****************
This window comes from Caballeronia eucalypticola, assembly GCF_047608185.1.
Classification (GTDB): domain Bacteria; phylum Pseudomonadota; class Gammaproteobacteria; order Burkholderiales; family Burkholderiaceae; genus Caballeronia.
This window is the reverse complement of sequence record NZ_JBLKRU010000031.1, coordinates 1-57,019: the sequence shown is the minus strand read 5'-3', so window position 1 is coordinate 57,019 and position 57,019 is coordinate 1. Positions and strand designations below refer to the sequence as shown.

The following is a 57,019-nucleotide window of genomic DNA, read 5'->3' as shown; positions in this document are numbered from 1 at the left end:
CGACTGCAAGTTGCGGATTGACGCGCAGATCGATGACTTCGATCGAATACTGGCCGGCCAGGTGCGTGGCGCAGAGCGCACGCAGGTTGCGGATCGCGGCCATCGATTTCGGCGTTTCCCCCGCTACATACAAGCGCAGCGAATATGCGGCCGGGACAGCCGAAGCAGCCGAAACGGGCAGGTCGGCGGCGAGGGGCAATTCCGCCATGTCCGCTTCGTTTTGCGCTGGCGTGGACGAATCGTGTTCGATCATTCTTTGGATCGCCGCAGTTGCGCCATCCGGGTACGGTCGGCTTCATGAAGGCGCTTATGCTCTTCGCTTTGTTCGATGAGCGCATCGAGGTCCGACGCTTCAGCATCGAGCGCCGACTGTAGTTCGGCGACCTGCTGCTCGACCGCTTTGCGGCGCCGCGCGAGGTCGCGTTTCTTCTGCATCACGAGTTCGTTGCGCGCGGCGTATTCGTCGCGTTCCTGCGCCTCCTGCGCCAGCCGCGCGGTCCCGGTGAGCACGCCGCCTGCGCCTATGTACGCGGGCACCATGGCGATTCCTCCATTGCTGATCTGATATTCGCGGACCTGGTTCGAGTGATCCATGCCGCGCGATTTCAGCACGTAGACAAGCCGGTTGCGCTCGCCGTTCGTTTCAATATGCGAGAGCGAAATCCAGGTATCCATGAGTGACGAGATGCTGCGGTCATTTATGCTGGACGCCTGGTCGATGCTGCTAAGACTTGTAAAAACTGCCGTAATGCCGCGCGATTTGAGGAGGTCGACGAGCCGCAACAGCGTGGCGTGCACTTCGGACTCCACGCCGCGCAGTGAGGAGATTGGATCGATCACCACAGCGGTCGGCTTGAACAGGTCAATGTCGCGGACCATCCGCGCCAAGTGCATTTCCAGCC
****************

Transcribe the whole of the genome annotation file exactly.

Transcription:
This window comes from Caballeronia eucalypticola, assembly GCF_047608185.1.
Classification (GTDB): domain Bacteria; phylum Pseudomonadota; class Gammaproteobacteria; order Burkholderiales; family Burkholderiaceae; genus Caballeronia.
This window is the reverse complement of sequence record NZ_JBLKRU010000031.1, coordinates 1-57,019: the sequence shown is the minus strand read 5'-3', so window position 1 is coordinate 57,019 and position 57,019 is coordinate 1. Positions and strand designations below refer to the sequence as shown.

The following is a 57,019-nucleotide window of genomic DNA, read 5'->3' as shown; positions in this document are numbered from 1 at the left end:
CGACTGCAAGTTGCGGATTGACGCGCAGATCGATGACTTCGATCGAATACTGGCCGGCCAGGTGCGTGGCGCAGAGCGCACGCAGGTTGCGGATCGCGGCCATCGATTTCGGCGTTTCCCCCGCTACATACAAGCGCAGCGAATATGCGGCCGGGACAGCCGAAGCAGCCGAAACGGGCAGGTCGGCGGCGAGGGGCAATTCCGCCATGTCCGCTTCGTTTTGCGCTGGCGTGGACGAATCGTGTTCGATCATTCTTTGGATCGCCGCAGTTGCGCCATCCGGGTACGGTCGGCTTCATGAAGGCGCTTATGCTCTTCGCTTTGTTCGATGAGCGCATCGAGGTCCGACGCTTCAGCATCGAGCGCCGACTGTAGTTCGGCGACCTGCTGCTCGACCGCTTTGCGGCGCCGCGCGAGGTCGCGTTTCTTCTGCATCACGAGTTCGTTGCGCGCGGCGTATTCGTCGCGTTCCTGCGCCTCCTGCGCCAGCCGCGCGGTCCCGGTGAGCACGCCGCCTGCGCCTATGTACGCGGGCACCATGGCGATTCCTCCATTGCTGATCTGATATTCGCGGACCTGGTTCGAGTGATCCATGCCGCGCGATTTCAGCACGTAGACAAGCCGGTTGCGCTCGCCGTTCGTTTCAATATGCGAGAGCGAAATCCAGGTATCCATGAGTGACGAGATGCTGCGGTCATTTATGCTGGACGCCTGGTCGATGCTGCTAAGACTTGTAAAAACTGCCGTAATGCCGCGCGATTTGAGGAGGTCGACGAGCCGCAACAGCGTGGCGTGCACTTCGGACTCCACGCCGCGCAGTGAGGAGATTGGATCGATCACCACAGCGGTCGGCTTGAACAGGTCAATGTCGCGGACCATCCGCGCCAAGTGCATTTCCAGCC